What Subjects Should You Choose in Year 11 & 12?



What Subjects Should I Choose for Year 11 and 12?

This article was written by Kirrily, a current VCE English Language tutor. Kirrily currently is accepting students, so if you’re interested in her services, please go here


It’s getting to that time of the year again: semester one is over and everyone is ready for winter break, a time to hibernate before the second long haul. For year 10s, semester two will be especially crucial as you start making some big choices based on what you want to do next year. The. Struggle. Is. REAL.

Reality check:

I’m going to make a big disclaimer right now: whatever you end up choosing, it won’t determine your whole future. What you do in year 11 won’t even necessarily determine what you’ll do in year 12, for that matter. Most schools have trial periods and cut-off dates where you can change your subjects and swap things around, so there’s no need to panic. When I was in year 11, I did psychology, English Language, legal studies, philosophy, biology and maths methods. By term two of year 12, I was no longer doing methods or biology and picked up further maths. While I was still not much of a maths nut, this suited me far better and I never regretted making this decision. So keep that in mind – VCE/SACE/WACE/HSCise actually quite flexible and nothing’s ever set in stone.

The Battle of the Englishes:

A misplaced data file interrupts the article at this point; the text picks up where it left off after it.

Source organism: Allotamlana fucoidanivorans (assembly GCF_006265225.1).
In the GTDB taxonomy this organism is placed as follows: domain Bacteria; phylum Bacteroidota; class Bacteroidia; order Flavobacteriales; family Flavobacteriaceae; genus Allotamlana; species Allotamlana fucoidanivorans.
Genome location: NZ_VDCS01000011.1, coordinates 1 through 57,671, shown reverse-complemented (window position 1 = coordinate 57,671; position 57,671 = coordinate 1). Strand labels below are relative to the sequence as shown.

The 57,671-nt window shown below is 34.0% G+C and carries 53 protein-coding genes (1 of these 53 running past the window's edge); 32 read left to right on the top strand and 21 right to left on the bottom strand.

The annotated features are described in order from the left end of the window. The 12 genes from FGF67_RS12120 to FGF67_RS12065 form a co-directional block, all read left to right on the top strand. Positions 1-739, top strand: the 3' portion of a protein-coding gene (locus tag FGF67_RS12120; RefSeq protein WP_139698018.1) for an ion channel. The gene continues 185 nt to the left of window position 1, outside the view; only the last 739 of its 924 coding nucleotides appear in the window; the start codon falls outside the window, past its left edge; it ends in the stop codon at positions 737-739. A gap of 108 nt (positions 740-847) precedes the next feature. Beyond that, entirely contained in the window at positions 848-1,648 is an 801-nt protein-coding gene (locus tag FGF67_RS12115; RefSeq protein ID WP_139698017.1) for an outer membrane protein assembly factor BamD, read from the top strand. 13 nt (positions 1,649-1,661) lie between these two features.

The first thing to consider is which English you’re going to choose, as this is a requirement for your ATAR. Not all schools will provide all three – general, language and literature –  and some may require you to do literature and/or language as an additional elective on top of general. But if you’re lucky like I was, you’ll have some choice.

The most popular option is English general. This is basically an advanced version of what you’ve been doing from years 7 to 10, including text response and analysis and maybe a few creative pieces. It might be tempting to stick to this without a thought because it’s what you know, it’s safe and everyone else is doing it. But, if your school is generous enough to provide all three, it’s important to consider the other branches too. Are you more science-oriented than bookish? Are you like me – someone, who loves reading and creative writing but preferred to do this in my own free time? Someone who is fascinated by language and its constant evolution? Then the English Language is for you. Or are you more of a fan of the classics and poetry, interested in exploring why writers write what they write? Then look towards literature.

Now, time for the rest:

After you’ve sorted English, you’ve got four more spaces to fill out. Some of you are already doing a year 11 subject, meaning you’ll get to complete six subjects by the end of year 12 instead of four or five. This also means you’ve already got a taste of VCE/SACE/WACE/HSC. Are you enjoying it? For that matter, which year 10 subjects and electives are you also enjoying? Maybe do other subjects that complement what you love doing now. For instance, biology and psychology go well hand-in-hand, especially unit 2 bio with unit 3 psych. If you love humanities, do a couple of subjects from this field that pique your interest. Doing physics? There’s a chance you’re going to want to throw some maths in there too.